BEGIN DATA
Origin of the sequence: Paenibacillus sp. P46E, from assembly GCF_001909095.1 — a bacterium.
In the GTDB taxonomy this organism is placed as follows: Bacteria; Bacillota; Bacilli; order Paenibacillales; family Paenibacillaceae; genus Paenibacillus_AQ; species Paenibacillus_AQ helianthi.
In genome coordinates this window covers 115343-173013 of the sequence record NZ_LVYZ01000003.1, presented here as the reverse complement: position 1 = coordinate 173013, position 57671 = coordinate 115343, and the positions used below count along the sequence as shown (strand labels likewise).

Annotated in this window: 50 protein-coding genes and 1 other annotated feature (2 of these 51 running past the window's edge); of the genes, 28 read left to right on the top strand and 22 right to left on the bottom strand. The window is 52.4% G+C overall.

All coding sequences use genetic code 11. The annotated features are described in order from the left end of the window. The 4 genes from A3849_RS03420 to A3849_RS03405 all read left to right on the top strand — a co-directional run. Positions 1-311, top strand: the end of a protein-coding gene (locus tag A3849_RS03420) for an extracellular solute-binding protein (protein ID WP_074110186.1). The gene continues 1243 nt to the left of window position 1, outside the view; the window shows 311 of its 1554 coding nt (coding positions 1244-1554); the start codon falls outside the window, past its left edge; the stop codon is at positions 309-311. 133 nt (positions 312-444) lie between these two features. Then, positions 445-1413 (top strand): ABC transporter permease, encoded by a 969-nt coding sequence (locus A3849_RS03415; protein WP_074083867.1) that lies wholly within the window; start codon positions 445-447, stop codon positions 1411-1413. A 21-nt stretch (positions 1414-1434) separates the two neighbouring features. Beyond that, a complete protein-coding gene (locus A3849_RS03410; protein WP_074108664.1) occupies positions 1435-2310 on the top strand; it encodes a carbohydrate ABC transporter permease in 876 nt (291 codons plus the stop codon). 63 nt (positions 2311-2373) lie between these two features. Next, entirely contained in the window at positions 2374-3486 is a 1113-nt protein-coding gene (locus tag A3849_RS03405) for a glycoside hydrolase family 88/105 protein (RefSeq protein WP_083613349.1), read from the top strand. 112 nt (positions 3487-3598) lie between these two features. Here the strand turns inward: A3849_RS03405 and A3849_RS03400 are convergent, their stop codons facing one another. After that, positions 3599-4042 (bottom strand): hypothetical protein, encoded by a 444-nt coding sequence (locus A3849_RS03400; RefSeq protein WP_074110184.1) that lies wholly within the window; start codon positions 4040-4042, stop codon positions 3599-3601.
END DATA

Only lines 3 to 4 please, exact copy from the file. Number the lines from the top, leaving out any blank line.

In genome coordinates this window covers 115343-173013 of the sequence record NZ_LVYZ01000003.1, presented here as the reverse complement: position 1 = coordinate 173013, position 57671 = coordinate 115343, and the positions used below count along the sequence as shown (strand labels likewise).

Annotated in this window: 50 protein-coding genes and 1 other annotated feature (2 of these 51 running past the window's edge); of the genes, 28 read left to right on the top strand and 22 right to left on the bottom strand. The window is 52.4% G+C overall.